In what appears to be a significant about-turn in policy, South Gloucestershire councillors who will meet next Wednesday (16th October) to decide whether to make permanent the “experimental” closure of Highwood Road to general traffic, have been told to base their decision only on “relevant transport considerations” and to take no account of the potential cost to the council.
A report prepared ahead of the meeting, which takes place at Patchway Community College (7pm start), warns that the consideration of irrelevant factors could expose the council’s decision to a challenge by judicial review.
Previous reports on the matter, presented in June 2012 and September 2013, have given considerable weight to estimated costs of around £1.25 million that the council’s officers say would be incurred in the event that the road is re-opened to general traffic.
The latest report also puts less emphasis on the risk that the government might fail to confirm approval for the £102 million North Fringe to Hengrove bus rapid transit scheme, should the road be re-opened. Instead, it quantifies the potential fall in projected passenger numbers on the bus rapid transit scheme that would result from Highwood Road being re-opened at between 7% and 10% (for the Cribbs Causeway to Bradley Stoke section of the route). This would make the scheme less attractive to bus operators and the reduction in passenger numbers would lead to traffic congestion, claims the report’s author Steve Evans, South Gloucestershire Council’s Director of Environment & Communities.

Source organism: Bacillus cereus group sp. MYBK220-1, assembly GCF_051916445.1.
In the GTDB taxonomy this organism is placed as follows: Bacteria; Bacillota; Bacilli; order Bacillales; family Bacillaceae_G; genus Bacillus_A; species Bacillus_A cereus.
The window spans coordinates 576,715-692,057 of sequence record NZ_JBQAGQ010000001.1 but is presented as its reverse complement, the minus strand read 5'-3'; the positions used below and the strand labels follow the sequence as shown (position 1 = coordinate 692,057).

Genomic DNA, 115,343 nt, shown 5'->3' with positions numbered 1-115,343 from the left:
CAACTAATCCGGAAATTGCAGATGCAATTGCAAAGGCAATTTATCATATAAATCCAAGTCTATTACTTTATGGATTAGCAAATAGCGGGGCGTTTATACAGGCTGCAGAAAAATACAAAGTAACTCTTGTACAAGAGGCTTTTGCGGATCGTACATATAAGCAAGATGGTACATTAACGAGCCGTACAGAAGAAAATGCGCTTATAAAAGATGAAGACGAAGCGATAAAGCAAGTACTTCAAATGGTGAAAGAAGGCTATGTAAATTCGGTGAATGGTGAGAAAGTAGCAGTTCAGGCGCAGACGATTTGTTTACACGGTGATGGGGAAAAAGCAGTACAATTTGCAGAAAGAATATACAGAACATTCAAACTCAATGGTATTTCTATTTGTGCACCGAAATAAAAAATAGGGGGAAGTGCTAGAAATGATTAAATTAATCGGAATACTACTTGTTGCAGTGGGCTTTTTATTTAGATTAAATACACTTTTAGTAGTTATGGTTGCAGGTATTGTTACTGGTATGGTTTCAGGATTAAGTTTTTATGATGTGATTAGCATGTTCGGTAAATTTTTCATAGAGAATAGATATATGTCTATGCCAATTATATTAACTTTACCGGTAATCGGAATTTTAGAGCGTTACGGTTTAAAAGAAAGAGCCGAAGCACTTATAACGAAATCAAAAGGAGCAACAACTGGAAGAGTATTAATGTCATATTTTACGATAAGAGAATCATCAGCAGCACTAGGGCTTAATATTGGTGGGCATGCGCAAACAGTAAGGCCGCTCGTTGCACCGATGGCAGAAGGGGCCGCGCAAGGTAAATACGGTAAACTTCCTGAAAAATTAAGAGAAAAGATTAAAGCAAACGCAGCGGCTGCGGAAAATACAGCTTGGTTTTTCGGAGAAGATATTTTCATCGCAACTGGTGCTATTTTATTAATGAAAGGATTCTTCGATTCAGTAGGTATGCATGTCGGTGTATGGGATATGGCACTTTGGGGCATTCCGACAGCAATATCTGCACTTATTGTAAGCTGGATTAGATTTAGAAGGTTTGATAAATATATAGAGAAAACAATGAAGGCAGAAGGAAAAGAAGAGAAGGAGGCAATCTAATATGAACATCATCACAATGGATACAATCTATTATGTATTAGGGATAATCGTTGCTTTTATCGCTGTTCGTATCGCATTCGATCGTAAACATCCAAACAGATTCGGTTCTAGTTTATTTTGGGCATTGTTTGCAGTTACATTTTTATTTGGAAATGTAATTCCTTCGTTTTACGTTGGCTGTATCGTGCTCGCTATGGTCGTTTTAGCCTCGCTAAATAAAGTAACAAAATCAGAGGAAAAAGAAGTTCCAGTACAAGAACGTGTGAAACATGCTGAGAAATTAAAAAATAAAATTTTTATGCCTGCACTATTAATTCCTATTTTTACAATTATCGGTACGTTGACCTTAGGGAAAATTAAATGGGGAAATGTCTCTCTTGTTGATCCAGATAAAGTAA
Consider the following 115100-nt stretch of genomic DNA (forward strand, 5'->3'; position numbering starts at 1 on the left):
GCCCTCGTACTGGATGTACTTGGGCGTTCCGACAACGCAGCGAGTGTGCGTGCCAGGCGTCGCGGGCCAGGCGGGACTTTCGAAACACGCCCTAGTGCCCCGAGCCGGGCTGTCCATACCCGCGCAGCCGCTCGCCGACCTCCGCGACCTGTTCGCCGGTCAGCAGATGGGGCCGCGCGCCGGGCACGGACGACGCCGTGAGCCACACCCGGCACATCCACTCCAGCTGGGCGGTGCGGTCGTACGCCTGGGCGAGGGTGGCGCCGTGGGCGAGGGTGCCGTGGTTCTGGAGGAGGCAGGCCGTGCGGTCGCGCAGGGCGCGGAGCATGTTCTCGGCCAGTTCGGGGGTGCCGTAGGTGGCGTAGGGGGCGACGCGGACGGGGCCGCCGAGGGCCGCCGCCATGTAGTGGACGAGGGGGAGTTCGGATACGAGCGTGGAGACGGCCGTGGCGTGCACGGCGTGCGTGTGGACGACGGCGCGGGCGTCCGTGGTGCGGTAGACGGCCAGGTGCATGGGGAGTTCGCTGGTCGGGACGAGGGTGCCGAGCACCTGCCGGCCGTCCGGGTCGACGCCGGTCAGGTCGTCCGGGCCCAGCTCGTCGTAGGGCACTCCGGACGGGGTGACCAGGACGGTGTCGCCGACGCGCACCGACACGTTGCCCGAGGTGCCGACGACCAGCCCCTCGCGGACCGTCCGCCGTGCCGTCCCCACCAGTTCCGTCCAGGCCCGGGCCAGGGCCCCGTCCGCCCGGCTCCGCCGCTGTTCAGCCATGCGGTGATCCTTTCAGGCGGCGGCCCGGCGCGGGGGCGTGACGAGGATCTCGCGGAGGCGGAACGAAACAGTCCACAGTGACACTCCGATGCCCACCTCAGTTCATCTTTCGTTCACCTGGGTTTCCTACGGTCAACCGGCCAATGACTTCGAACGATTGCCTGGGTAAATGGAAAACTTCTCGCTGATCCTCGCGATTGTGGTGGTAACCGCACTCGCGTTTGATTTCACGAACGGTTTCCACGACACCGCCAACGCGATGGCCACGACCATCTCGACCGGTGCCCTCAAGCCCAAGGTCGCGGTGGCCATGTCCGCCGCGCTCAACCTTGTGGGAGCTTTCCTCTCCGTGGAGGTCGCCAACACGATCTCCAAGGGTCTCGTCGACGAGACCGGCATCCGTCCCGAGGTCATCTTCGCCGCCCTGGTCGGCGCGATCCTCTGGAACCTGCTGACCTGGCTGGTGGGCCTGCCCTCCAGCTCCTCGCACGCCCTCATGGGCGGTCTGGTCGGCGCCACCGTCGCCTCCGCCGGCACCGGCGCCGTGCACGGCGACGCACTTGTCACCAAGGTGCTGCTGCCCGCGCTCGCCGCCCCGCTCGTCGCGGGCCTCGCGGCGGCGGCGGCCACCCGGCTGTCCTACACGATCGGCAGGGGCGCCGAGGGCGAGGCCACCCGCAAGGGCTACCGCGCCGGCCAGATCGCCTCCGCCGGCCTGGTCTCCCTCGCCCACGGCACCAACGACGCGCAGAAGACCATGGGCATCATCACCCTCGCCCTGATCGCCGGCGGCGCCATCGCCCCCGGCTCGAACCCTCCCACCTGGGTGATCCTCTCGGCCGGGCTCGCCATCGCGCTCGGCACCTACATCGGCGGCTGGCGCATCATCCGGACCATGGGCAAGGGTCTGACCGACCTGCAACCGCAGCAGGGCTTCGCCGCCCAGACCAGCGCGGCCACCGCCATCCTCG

An appendix to the report reveals that an independent traffic survey commissioned by the council has confirmed previous findings that levels of traffic on Coniston Road have not increased significantly compared to those recorded in 2008/9 (i.e. before the opening of Hayes Way), although the same data also shows that levels have increased by 41% since January 2012 (prior to the closing of Highwood Road).
A petition started by Patchway Mayor Chris Mills, calling for Highwood Road to be re-opened to non-commercial general traffic, had attracted 1,069 online signatures at the time this article was published.
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